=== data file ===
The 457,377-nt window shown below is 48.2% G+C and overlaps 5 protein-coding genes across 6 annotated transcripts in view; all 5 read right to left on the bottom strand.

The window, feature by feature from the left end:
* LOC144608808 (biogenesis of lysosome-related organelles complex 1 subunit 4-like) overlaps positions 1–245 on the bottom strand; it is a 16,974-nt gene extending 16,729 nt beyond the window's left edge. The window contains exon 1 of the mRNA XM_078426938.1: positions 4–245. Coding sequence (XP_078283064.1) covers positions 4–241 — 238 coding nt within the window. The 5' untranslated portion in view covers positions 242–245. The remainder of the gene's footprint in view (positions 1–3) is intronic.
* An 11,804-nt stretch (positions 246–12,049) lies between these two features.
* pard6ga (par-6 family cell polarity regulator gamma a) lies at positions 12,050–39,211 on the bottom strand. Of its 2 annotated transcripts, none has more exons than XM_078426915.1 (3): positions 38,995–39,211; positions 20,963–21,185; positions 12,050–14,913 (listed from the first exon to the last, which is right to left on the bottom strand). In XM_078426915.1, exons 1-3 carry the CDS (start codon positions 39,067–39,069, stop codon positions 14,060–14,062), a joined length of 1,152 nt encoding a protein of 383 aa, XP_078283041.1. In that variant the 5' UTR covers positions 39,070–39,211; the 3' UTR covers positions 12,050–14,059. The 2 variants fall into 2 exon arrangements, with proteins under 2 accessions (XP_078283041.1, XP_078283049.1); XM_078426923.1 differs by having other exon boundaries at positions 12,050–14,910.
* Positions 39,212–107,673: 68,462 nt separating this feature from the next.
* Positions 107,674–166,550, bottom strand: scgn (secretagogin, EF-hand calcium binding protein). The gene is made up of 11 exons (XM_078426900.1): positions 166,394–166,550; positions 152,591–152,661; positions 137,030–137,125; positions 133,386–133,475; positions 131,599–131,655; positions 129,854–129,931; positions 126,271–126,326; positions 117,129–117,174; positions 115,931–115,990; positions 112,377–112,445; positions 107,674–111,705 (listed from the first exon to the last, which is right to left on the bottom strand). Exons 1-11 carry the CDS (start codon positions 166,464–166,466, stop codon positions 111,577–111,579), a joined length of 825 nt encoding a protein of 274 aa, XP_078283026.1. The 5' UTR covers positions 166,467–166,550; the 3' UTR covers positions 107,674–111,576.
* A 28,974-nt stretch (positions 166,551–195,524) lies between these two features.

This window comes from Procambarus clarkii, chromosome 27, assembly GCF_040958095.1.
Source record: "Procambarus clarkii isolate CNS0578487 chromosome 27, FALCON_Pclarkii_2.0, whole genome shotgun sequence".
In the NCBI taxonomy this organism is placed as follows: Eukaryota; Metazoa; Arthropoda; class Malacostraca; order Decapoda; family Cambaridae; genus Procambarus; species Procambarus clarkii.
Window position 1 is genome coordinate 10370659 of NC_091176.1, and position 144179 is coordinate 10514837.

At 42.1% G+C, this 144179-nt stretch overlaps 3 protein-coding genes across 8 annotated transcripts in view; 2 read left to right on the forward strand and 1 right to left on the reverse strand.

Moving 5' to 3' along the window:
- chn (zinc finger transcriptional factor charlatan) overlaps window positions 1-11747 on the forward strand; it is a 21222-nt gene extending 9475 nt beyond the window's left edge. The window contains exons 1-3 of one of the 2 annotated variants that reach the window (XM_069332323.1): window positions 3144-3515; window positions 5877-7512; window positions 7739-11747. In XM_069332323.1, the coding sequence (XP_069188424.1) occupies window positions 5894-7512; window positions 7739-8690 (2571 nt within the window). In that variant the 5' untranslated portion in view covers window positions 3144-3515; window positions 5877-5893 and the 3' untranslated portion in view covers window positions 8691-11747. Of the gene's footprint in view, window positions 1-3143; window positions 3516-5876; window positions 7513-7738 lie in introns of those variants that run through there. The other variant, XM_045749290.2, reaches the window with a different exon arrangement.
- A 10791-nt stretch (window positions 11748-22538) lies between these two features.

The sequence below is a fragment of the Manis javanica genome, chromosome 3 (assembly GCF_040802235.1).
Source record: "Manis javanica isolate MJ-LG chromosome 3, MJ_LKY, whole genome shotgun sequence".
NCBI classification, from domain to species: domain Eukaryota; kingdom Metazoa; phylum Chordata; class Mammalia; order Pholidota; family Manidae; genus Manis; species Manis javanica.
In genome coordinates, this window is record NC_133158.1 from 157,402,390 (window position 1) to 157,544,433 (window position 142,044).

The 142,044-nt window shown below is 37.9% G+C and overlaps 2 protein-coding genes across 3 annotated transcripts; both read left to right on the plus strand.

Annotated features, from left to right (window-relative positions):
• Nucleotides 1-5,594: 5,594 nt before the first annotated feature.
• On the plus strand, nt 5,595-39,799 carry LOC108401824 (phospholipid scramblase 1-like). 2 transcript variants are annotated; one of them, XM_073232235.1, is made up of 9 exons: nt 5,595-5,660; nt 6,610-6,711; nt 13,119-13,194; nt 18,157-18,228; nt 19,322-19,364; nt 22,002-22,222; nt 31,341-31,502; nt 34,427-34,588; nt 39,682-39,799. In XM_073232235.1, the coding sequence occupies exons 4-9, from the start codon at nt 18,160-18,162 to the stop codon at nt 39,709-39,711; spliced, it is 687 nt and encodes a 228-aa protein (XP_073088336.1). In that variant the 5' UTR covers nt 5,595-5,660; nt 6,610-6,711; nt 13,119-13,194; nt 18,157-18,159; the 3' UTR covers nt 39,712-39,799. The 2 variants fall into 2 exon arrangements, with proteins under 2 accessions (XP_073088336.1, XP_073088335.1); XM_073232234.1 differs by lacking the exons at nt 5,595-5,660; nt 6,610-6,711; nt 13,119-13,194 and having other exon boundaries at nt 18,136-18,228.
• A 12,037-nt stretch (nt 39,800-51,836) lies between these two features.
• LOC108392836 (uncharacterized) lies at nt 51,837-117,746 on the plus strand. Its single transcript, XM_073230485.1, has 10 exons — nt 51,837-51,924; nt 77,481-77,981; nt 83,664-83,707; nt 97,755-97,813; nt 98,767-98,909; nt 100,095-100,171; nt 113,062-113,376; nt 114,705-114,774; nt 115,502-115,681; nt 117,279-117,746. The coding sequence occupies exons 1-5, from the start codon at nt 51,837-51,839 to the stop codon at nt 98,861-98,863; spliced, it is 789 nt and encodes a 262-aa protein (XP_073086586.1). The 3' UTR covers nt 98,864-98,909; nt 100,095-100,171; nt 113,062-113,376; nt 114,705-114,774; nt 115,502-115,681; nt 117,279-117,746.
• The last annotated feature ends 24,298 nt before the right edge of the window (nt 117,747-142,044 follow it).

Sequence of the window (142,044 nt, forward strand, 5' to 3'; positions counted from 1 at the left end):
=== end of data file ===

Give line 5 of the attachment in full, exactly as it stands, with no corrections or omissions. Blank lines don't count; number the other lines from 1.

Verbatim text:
* pard6ga (par-6 family cell polarity regulator gamma a) lies at positions 12,050–39,211 on the bottom strand. Of its 2 annotated transcripts, none has more exons than XM_078426915.1 (3): positions 38,995–39,211; positions 20,963–21,185; positions 12,050–14,913 (listed from the first exon to the last, which is right to left on the bottom strand). In XM_078426915.1, exons 1-3 carry the CDS (start codon positions 39,067–39,069, stop codon positions 14,060–14,062), a joined length of 1,152 nt encoding a protein of 383 aa, XP_078283041.1. In that variant the 5' UTR covers positions 39,070–39,211; the 3' UTR covers positions 12,050–14,059. The 2 variants fall into 2 exon arrangements, with proteins under 2 accessions (XP_078283041.1, XP_078283049.1); XM_078426923.1 differs by having other exon boundaries at positions 12,050–14,910.